A mutual health service in Scotland: Do we understand fully the leadership implications?

Brian Howieson, Claire Fenwick

    Research output: Contribution to journalArticlepeer-review

    1 Citation (Scopus)

    Abstract

    Purpose – The purpose of this paper is to explore the leadership implications of a mutual health service in National Health Service (NHS) Scotland. Design/methodology/approach – Analysis of extant government policy and suggestions of leadership considerations for practice. Findings – Moving towards a mutual health system will require new ways of thinking about health care and existing leadership practices in NHS Scotland. The leadership implications at the strategic, operational and tactical levels of delivery in NHS Scotland will need to be thought through. At present, it is not clear how this will be done, either from the available health-related literature or from policy. “Mutuality” will require a complex and multi-layered effort to embed it within the culture of the organisation, which will require inspirational leadership and sustained management from the government, the NHS and the wider public to make the change happen. Research limitations/implications – This paper suggests that more leadership research is still required to understand fully – and implement – a mutual health service in Scotland. A theoretical framework and/or empirical reference points have yet to be developed. Practical implications – This paper highlights the practical implications in operationalising government policy. Originality/value – Little – if any – has been written about the leadership implications of a mutual and public health service.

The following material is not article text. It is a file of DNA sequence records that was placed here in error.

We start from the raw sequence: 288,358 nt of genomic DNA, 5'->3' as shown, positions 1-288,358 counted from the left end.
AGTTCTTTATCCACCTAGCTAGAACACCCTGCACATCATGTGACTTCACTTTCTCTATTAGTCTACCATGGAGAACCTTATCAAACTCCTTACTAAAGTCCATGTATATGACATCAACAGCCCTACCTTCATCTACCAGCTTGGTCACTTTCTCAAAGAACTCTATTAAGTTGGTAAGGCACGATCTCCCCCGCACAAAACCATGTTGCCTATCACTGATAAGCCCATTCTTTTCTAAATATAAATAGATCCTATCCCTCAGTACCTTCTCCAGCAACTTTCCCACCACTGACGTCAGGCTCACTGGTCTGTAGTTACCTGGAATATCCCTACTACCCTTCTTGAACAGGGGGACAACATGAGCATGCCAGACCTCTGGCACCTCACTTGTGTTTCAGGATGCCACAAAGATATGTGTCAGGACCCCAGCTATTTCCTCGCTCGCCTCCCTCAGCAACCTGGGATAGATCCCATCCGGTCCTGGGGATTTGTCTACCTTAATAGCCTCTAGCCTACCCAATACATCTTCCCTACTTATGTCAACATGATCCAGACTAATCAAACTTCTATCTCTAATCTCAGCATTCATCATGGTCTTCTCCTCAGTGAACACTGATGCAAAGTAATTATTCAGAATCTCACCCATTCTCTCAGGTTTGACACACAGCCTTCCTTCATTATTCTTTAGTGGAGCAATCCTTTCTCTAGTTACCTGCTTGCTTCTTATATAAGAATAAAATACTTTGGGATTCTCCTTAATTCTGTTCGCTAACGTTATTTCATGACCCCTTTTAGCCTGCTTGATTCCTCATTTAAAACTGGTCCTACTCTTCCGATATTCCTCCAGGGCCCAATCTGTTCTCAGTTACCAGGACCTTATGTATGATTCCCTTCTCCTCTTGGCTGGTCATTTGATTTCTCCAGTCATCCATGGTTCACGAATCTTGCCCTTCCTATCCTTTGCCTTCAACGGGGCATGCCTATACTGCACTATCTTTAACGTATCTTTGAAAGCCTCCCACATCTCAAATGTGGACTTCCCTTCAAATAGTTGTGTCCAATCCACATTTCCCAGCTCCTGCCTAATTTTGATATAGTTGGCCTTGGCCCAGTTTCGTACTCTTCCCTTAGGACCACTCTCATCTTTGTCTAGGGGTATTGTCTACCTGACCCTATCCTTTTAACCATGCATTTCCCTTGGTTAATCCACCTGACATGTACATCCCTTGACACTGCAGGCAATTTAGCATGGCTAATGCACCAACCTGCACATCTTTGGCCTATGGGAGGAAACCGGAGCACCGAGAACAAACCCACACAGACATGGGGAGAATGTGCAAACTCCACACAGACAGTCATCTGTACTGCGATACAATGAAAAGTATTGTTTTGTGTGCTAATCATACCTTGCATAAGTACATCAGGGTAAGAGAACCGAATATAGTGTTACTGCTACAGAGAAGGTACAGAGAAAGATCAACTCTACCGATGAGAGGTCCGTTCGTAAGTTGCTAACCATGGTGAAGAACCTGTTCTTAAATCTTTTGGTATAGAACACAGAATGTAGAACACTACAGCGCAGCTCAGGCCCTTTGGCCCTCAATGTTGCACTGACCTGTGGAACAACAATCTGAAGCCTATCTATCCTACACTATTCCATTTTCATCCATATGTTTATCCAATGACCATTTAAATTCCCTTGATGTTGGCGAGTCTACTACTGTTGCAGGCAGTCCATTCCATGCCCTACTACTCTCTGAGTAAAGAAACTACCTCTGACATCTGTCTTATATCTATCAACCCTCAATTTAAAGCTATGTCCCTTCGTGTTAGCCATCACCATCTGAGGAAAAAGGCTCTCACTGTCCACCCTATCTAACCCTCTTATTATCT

Original languageEnglish
    Pages (from-to)193-203
    Number of pages11
    JournalLeadership in Health Services
    Volume27
    Issue number3
    DOIs
    Publication statusPublished - Jul 2014

    Keywords

    • Leadership
    • Mutual
    • NHS Scotland

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